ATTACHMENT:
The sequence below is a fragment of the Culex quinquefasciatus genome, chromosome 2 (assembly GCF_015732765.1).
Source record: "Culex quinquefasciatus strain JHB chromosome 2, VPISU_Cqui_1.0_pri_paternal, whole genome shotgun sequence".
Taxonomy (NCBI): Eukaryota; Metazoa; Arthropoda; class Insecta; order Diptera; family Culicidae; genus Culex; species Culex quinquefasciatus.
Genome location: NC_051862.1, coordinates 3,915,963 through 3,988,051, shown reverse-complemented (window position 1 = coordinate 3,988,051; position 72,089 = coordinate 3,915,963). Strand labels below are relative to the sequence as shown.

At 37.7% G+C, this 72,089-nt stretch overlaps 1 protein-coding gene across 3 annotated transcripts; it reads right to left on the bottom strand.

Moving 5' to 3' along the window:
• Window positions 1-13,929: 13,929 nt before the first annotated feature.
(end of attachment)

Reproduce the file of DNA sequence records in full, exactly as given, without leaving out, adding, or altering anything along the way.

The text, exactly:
The sequence below is a fragment of the Culex quinquefasciatus genome, chromosome 2 (assembly GCF_015732765.1).
Source record: "Culex quinquefasciatus strain JHB chromosome 2, VPISU_Cqui_1.0_pri_paternal, whole genome shotgun sequence".
Taxonomy (NCBI): Eukaryota; Metazoa; Arthropoda; class Insecta; order Diptera; family Culicidae; genus Culex; species Culex quinquefasciatus.
Genome location: NC_051862.1, coordinates 3,915,963 through 3,988,051, shown reverse-complemented (window position 1 = coordinate 3,988,051; position 72,089 = coordinate 3,915,963). Strand labels below are relative to the sequence as shown.

At 37.7% G+C, this 72,089-nt stretch overlaps 1 protein-coding gene across 3 annotated transcripts; it reads right to left on the bottom strand.

Moving 5' to 3' along the window:
• Window positions 1-13,929: 13,929 nt before the first annotated feature.